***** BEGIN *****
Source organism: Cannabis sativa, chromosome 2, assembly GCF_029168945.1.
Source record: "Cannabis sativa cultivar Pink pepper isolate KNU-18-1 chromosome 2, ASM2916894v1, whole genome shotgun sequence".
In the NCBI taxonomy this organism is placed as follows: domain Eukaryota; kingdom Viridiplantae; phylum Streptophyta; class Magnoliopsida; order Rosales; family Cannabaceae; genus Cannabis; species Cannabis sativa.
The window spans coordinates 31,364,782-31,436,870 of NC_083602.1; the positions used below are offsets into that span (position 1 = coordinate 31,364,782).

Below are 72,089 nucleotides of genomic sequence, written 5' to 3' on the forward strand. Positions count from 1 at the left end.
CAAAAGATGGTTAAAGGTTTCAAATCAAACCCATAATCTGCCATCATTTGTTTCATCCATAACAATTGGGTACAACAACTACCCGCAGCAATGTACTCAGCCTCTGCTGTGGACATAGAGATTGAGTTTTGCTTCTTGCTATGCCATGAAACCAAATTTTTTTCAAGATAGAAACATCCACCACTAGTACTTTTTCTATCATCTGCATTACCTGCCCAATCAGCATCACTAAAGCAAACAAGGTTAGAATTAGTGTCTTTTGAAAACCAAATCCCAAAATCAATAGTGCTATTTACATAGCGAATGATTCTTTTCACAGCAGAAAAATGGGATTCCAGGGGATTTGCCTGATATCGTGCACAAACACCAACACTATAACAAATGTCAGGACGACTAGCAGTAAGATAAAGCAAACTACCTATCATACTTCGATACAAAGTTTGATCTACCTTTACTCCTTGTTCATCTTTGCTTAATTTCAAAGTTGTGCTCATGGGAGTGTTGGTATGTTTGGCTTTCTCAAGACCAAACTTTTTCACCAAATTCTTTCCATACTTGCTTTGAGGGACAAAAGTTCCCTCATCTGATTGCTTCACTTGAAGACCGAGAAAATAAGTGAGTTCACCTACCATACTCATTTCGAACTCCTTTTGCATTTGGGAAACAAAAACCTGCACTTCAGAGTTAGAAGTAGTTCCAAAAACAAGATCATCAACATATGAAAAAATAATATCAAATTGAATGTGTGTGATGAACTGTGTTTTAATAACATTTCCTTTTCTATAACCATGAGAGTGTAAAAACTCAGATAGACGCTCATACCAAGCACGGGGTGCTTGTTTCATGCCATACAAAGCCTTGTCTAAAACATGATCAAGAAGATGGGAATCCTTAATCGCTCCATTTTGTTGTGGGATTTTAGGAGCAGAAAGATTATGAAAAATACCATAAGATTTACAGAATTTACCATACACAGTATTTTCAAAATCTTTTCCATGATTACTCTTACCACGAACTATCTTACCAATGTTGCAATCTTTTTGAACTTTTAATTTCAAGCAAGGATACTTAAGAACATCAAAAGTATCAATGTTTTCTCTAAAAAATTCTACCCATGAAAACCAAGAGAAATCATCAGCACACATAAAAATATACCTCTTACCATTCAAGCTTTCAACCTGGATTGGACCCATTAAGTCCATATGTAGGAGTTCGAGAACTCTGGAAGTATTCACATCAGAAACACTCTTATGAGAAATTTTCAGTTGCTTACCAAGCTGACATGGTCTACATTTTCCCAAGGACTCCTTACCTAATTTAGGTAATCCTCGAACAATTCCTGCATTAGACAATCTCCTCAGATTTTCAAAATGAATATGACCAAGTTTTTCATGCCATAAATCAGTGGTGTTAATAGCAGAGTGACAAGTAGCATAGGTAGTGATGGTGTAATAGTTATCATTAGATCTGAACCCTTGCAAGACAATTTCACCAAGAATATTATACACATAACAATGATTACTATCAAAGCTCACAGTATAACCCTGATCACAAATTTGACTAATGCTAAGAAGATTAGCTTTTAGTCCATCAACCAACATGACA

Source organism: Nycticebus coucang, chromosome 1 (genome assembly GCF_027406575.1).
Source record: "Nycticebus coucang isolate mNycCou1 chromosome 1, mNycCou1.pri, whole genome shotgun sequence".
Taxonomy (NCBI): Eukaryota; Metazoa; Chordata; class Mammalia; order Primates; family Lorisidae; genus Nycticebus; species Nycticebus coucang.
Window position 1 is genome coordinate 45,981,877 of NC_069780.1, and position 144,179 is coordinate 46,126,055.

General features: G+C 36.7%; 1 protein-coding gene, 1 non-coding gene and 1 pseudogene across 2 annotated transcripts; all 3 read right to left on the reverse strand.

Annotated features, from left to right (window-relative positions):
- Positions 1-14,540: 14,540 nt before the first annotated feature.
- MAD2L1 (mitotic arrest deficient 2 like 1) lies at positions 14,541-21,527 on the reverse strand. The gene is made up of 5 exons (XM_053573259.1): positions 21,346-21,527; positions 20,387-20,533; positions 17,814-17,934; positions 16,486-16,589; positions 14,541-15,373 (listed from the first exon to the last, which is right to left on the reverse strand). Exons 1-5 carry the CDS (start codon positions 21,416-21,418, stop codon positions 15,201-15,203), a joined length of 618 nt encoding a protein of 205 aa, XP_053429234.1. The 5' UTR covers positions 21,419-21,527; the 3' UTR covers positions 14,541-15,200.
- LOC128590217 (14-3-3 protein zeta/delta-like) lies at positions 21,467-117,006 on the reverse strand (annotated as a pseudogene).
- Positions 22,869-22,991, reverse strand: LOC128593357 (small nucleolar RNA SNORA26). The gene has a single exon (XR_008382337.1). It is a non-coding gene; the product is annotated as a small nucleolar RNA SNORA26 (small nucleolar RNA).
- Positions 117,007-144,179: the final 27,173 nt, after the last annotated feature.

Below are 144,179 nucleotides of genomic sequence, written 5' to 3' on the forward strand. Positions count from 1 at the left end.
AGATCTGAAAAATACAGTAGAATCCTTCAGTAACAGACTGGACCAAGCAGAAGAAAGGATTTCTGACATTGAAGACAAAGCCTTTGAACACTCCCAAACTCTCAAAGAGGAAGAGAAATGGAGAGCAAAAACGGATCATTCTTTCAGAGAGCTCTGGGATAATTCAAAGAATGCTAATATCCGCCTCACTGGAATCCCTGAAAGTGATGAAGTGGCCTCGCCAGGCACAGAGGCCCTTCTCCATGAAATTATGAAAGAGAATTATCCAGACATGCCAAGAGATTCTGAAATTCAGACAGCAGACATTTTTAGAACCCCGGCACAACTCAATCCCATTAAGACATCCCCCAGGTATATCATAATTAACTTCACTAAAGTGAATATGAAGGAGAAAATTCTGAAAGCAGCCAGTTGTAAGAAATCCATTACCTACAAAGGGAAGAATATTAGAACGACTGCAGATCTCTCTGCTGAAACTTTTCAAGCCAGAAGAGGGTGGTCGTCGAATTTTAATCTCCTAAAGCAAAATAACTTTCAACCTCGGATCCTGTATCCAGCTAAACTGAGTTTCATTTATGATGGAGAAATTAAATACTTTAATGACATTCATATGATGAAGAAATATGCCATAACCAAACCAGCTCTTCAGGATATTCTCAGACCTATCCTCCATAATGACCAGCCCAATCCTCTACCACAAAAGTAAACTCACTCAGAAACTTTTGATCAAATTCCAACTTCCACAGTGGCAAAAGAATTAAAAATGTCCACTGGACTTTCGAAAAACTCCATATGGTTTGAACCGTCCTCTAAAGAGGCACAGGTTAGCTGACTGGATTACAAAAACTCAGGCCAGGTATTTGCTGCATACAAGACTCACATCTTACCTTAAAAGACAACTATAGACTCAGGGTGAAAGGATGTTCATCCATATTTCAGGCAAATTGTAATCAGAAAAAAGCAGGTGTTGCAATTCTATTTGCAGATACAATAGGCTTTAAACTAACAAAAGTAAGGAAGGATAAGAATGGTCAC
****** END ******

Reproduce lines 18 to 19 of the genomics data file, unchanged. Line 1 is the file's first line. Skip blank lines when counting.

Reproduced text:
Below are 144,179 nucleotides of genomic sequence, written 5' to 3' on the forward strand. Positions count from 1 at the left end.
AGATCTGAAAAATACAGTAGAATCCTTCAGTAACAGACTGGACCAAGCAGAAGAAAGGATTTCTGACATTGAAGACAAAGCCTTTGAACACTCCCAAACTCTCAAAGAGGAAGAGAAATGGAGAGCAAAAACGGATCATTCTTTCAGAGAGCTCTGGGATAATTCAAAGAATGCTAATATCCGCCTCACTGGAATCCCTGAAAGTGATGAAGTGGCCTCGCCAGGCACAGAGGCCCTTCTCCATGAAATTATGAAAGAGAATTATCCAGACATGCCAAGAGATTCTGAAATTCAGACAGCAGACATTTTTAGAACCCCGGCACAACTCAATCCCATTAAGACATCCCCCAGGTATATCATAATTAACTTCACTAAAGTGAATATGAAGGAGAAAATTCTGAAAGCAGCCAGTTGTAAGAAATCCATTACCTACAAAGGGAAGAATATTAGAACGACTGCAGATCTCTCTGCTGAAACTTTTCAAGCCAGAAGAGGGTGGTCGTCGAATTTTAATCTCCTAAAGCAAAATAACTTTCAACCTCGGATCCTGTATCCAGCTAAACTGAGTTTCATTTATGATGGAGAAATTAAATACTTTAATGACATTCATATGATGAAGAAATATGCCATAACCAAACCAGCTCTTCAGGATATTCTCAGACCTATCCTCCATAATGACCAGCCCAATCCTCTACCACAAAAGTAAACTCACTCAGAAACTTTTGATCAAATTCCAACTTCCACAGTGGCAAAAGAATTAAAAATGTCCACTGGACTTTCGAAAAACTCCATATGGTTTGAACCGTCCTCTAAAGAGGCACAGGTTAGCTGACTGGATTACAAAAACTCAGGCCAGGTATTTGCTGCATACAAGACTCACATCTTACCTTAAAAGACAACTATAGACTCAGGGTGAAAGGATGTTCATCCATATTTCAGGCAAATTGTAATCAGAAAAAAGCAGGTGTTGCAATTCTATTTGCAGATACAATAGGCTTTAAACTAACAAAAGTAAGGAAGGATAAGAATGGTCAC